Folk horror, as a genre, has largely existed below a wavelength that registers with a critical mass of people, and that’s probably partly because the aspects of a work that make it folk horror can sometimes be obscure unless you are very in tune with them. Last year’s film Midsommar used enough of the conventions of the genre to bring it into the light for more people, though mostly those evoked from The Wicker Man and to for such a length of time that it morphed from the foreboding to the goofy in front of your eyes.
Many of the best folk horror entries of the past are actually rather slow British television productions that are typically the opposite of flashy, series like Children of the Stones and The Owl Service or teleplays like The Stone Tapes, Robin Redbreast, and Murrain, and actually I do find that the more restrained the presentations are, the more satisfying they tend to be.
This presents a conundrum to comics efforts in the genre. Comics in general veer more to over-the-top in any genre presentations simply because the medium allows it. Something like folk horror, which demands subtlety and under-the-current tension that implies the psychological sweep of horror that is about to come crashing down instead of just showing it, becomes a delicate dance in comics. Nicnevin and the Bloody Queen is mostly able to pull it off, most the time using the fantastical imagery as flashes of thought and memory more than overreaching action.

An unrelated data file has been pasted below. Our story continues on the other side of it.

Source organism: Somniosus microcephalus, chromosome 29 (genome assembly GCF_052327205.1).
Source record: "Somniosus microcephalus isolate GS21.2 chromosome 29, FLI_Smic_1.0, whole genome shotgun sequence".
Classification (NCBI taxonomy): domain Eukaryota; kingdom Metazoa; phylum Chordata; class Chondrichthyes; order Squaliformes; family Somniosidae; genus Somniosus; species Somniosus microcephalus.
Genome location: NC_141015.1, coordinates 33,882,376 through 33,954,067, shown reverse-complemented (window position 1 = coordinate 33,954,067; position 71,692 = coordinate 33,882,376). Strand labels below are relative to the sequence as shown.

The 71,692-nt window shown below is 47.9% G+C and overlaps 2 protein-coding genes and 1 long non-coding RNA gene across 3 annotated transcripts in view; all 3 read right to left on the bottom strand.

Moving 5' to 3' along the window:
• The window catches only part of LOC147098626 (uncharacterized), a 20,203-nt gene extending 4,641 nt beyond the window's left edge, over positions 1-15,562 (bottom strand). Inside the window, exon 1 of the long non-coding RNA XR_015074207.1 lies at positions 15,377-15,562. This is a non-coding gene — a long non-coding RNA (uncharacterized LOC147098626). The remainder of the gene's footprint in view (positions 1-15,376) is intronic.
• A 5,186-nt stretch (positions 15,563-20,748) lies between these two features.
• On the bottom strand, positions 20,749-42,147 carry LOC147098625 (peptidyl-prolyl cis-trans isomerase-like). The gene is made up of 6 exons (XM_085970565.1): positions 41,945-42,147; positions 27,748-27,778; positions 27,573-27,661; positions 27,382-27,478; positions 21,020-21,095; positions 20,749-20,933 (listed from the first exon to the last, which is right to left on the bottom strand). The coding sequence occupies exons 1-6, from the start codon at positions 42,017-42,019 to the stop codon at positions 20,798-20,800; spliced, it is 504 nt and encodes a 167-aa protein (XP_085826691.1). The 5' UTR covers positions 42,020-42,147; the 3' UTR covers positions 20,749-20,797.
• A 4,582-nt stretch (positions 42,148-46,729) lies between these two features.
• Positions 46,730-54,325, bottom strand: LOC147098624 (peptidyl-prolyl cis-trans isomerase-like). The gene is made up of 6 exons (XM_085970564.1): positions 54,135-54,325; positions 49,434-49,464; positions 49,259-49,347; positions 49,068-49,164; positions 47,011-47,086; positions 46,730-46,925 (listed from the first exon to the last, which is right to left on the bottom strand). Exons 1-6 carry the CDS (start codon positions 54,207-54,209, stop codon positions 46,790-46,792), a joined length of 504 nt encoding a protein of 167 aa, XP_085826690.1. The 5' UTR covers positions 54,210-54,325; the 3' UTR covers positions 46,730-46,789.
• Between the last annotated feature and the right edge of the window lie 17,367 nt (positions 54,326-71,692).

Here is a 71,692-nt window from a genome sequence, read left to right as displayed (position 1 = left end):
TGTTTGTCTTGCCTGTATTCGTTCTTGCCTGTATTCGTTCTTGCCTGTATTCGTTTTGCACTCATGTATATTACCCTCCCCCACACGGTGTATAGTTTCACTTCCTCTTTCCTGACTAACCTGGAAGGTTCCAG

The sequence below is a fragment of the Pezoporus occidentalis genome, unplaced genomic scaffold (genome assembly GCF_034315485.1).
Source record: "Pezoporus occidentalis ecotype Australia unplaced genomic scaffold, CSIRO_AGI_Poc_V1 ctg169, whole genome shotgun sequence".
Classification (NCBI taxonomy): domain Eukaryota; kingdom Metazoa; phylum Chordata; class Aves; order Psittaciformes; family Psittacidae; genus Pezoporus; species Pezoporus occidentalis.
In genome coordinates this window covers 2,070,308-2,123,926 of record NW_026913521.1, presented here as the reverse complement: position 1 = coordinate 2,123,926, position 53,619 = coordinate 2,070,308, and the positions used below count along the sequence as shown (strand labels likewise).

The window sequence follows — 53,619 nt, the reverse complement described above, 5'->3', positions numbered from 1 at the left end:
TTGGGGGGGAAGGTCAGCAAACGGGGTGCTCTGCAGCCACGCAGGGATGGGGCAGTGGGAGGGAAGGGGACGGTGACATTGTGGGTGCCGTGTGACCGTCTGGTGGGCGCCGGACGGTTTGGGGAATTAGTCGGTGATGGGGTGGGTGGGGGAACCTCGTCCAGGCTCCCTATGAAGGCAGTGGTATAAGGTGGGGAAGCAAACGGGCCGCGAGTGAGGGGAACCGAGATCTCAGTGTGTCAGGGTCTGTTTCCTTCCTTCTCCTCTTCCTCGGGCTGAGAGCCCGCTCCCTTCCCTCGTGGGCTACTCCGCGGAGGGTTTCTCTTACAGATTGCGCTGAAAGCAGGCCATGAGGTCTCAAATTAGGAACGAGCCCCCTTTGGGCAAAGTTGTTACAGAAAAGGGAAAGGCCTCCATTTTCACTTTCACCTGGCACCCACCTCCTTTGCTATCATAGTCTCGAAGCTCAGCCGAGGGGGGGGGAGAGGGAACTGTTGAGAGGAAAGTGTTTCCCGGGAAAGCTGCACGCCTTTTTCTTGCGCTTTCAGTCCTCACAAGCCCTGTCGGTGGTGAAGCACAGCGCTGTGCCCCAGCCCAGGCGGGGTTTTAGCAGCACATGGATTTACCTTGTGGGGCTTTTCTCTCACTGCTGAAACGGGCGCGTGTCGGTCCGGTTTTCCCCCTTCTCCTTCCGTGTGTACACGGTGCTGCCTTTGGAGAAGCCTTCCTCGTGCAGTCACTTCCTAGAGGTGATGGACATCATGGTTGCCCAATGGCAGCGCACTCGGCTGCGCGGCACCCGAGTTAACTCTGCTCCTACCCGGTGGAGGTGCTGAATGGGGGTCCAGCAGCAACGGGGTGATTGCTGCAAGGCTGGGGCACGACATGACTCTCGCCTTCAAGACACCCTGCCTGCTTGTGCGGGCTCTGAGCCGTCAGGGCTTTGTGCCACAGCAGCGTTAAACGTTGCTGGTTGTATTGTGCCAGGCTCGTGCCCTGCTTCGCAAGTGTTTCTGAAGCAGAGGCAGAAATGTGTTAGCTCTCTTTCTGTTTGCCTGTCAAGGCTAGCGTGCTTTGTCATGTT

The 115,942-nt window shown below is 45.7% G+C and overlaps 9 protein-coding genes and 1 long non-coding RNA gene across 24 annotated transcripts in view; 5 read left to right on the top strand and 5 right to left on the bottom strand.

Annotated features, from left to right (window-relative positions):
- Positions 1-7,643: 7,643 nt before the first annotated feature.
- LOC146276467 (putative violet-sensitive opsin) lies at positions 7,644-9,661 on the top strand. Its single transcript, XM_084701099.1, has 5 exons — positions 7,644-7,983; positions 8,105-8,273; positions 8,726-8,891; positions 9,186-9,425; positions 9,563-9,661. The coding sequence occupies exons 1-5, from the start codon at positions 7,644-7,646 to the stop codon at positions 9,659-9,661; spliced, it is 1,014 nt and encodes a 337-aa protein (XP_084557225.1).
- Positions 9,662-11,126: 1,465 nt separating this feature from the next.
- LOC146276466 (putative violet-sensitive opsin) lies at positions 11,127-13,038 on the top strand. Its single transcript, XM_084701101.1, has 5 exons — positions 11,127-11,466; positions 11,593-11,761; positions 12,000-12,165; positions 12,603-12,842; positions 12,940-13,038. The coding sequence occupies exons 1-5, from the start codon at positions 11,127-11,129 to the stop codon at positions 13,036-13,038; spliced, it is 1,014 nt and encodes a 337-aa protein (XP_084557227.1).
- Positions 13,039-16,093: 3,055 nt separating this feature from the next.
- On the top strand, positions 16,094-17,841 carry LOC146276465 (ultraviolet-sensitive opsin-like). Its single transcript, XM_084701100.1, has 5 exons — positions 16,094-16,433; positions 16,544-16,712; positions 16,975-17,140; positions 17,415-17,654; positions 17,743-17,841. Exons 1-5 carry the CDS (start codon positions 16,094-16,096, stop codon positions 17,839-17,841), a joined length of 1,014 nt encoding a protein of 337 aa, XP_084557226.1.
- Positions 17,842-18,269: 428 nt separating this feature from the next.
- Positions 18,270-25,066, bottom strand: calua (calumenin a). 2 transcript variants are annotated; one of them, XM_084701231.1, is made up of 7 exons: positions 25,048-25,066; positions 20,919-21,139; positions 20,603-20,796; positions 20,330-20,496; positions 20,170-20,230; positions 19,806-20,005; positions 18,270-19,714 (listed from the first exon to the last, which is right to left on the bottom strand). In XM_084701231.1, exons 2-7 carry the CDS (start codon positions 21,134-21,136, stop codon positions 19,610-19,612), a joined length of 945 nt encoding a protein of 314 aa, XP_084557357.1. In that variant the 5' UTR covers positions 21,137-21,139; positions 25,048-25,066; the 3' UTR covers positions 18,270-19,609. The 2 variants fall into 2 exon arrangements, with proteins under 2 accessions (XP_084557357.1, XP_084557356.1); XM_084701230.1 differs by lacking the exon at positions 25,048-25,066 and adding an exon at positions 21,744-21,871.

The story is about Nissy Oswald, who is taken to the countryside for the summer along with her mom and her little brother. Nissy is at that rebellious, pissy phase of teendom where she tends to snap at her mother and bolt out the door. The headstrong daughter whose combative independence is surely a fictional trope at this moment — seems like almost every series I watch has one nowadays — so it’s no surprise that Nissy gets mixed up in something that’s more dangerous than she expected.
Part of what looms has to do with the murder remains of an old woman, and the other part with Nissy’s grandmother, who used to live in the summer house and who has a reputation for witchy behavior. Nissy’s not really putting the pieces together, along with the flashes of strange visions in her head, and Nicnevin and the Bloody Queen captures much of the same brooding vibe of the old British manifestations of folk horror that I was speaking of.
There aren’t exactly huge surprises in the story, but I have to confess, as much as I love the genre, I don’t know that folk horror is one that lends itself to surprises anyhow. The mastery is always in how the story is told in the lead-up to the inevitable. The tactic of Nicnevin and the Bloody Queen is to take the folk horror ideas and meld them onto what I like to call the Harry Potter Revelation — you know, person hits a certain age and finds out they’re actually special because they’re a wizard/fairy/werewolf/mermaid/member of a secret society/child of super spies, something. But that works here because that revelation is built up to and part of the tension of the story, it’s not sudden. You know it’s coming and the part of the suspense is when in the world is Nissy going to wake up and see it for herself. Will she do it in time?
That mash-up works and if Nicnevin and the Bloody Queen isn’t a bold furthering of the genre, it’s an enjoyable addition and an effective introduction.